Harper's is trolling. And who can blame them? Nothing like a salvo in the "mommy wars" to boost your readership. The article title on the March cover certainly caught my eye: "The Tyranny of Breast-Feeding: New Mothers vs. La Leche League." Its an excerpt from Elisabeth Badinter's forthcoming book The Conflict: How Modern Motherhood Undermines the Status of Women, and what bothers me about it isn't the perspective. I expected to be at least a little sympathetic. No, what bothers me is the article's sloppy argumentation -- the way it tries to push buttons without bothering to build its case. (The official name for this, as I learned from the New Yorker, is contrarian feminism.)
Some necessary background, for those of you not up on the latest in high-stakes parenting debates: In the West right now, breastfeeding is officially in. It's the doctor-recommended way to be a good mother. And exclusive breastfeeding (that is, no source of nourishment but mother's milk) until the sixth month is the gold standard. Experts agree its best for baby to drink the milk specifically manufactured for that baby, but it's not so easy to achieve, at least not if you, as a mother, intend to do anything else during those six months. I can say this with some authority because my seven-month-old son was one of those lucky "EBF" (exclusively breastfed) babies for the first six months of his life. He still nurses a lot more than he eats solid food, and I'm here to tell you that keeping him nourished and happy is wonderful and rewarding and exhausting and hard.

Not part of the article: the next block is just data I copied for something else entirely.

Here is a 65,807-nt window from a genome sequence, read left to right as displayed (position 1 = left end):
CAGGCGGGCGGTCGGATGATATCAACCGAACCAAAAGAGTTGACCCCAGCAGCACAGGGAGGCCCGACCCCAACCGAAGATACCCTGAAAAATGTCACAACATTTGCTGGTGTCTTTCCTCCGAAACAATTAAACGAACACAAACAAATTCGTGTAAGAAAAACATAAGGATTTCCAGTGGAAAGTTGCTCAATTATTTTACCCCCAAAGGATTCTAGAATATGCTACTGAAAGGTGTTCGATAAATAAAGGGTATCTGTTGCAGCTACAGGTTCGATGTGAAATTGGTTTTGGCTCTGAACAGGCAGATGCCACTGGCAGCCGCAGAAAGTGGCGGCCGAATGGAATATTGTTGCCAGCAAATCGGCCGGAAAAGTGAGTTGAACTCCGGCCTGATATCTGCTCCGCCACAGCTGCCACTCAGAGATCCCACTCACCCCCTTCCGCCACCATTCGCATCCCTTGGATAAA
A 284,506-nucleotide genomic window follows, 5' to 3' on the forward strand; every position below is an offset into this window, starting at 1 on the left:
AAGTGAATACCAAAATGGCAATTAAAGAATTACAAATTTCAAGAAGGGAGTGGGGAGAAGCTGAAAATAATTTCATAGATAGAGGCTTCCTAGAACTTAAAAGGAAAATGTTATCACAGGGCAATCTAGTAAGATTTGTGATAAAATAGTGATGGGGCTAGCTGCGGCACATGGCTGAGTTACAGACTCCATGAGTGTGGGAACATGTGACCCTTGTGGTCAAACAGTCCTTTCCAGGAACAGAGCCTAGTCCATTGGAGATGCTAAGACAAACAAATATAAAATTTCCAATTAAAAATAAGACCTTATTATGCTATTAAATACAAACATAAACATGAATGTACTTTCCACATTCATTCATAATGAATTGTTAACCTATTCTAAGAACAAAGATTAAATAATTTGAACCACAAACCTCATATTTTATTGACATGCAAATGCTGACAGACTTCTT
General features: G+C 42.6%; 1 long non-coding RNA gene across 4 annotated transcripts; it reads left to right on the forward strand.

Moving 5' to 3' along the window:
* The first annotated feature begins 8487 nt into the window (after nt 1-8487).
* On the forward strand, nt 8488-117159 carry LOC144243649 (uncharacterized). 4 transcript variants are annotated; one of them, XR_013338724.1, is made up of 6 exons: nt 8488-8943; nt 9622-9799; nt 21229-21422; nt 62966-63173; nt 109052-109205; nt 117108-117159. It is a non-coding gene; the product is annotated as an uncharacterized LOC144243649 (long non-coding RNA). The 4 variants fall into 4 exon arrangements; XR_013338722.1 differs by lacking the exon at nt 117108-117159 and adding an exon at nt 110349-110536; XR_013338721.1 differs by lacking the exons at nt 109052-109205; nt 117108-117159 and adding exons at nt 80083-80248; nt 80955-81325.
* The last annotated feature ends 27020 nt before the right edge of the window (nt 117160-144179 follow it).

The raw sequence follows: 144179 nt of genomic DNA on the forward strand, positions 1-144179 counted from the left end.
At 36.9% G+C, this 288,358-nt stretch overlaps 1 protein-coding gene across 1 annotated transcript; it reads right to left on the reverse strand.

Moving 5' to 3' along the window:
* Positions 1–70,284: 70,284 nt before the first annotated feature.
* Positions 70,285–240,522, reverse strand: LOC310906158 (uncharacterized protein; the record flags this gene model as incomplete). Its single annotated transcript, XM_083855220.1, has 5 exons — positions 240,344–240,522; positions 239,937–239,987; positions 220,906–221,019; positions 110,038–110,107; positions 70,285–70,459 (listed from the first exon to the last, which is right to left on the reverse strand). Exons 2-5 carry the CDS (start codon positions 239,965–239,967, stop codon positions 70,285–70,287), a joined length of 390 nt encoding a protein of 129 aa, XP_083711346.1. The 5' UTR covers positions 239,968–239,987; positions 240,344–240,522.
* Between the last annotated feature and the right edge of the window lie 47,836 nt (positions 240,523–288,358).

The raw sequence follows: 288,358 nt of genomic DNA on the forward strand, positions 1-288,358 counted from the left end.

A generation or two ago, by contrast, breastfeeding was definitely not in. Babies drank from bottles, and the way you knew you were a good mother was by monitoring how many ounces they consumed. Nursing babies had become something only weirdos and hippies did. Enter La Leche League, a group formed in the mid-1950s by a group of women who wanted to nurse their babies and offer support to other like-minded moms. They're the villains of Badinter's essay.